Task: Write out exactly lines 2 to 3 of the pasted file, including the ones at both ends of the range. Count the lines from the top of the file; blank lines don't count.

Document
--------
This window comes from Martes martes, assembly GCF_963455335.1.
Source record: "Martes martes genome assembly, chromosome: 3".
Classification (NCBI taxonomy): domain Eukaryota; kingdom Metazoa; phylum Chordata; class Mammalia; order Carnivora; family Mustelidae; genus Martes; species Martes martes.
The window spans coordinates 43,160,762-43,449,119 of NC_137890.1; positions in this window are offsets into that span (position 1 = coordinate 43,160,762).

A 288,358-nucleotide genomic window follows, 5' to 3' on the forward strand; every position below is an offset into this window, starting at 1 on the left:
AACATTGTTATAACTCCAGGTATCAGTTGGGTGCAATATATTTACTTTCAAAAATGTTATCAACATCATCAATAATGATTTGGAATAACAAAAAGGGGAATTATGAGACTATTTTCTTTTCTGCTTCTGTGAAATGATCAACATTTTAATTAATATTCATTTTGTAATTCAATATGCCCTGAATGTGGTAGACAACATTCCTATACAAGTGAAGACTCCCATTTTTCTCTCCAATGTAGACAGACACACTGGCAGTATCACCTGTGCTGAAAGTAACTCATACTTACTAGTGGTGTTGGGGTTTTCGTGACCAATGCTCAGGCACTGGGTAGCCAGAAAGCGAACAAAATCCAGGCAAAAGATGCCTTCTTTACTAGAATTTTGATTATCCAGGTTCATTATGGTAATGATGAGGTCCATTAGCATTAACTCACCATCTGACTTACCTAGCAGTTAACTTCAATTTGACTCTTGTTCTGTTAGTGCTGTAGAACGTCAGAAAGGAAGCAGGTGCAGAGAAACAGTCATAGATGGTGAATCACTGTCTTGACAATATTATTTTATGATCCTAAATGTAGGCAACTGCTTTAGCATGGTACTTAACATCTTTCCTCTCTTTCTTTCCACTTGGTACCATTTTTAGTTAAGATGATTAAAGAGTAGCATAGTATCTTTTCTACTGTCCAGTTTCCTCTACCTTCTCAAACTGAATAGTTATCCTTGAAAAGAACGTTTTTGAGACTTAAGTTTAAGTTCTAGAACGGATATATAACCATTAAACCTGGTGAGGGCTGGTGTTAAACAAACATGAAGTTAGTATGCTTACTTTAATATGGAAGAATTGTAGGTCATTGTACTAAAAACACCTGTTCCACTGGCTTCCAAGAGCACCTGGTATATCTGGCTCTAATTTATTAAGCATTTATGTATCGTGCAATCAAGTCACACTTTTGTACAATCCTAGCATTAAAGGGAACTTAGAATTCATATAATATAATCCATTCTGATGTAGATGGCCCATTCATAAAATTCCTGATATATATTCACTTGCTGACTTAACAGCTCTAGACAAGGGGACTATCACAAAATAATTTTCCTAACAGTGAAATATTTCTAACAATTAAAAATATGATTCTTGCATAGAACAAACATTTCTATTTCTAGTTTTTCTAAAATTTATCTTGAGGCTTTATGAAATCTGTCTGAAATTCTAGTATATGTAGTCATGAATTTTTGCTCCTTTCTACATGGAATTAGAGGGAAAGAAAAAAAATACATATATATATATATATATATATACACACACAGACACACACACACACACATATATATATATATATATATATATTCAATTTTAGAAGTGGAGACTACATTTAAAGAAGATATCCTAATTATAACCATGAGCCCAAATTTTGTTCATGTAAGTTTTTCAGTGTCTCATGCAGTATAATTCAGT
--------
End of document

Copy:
Source record: "Martes martes genome assembly, chromosome: 3".
Classification (NCBI taxonomy): domain Eukaryota; kingdom Metazoa; phylum Chordata; class Mammalia; order Carnivora; family Mustelidae; genus Martes; species Martes martes.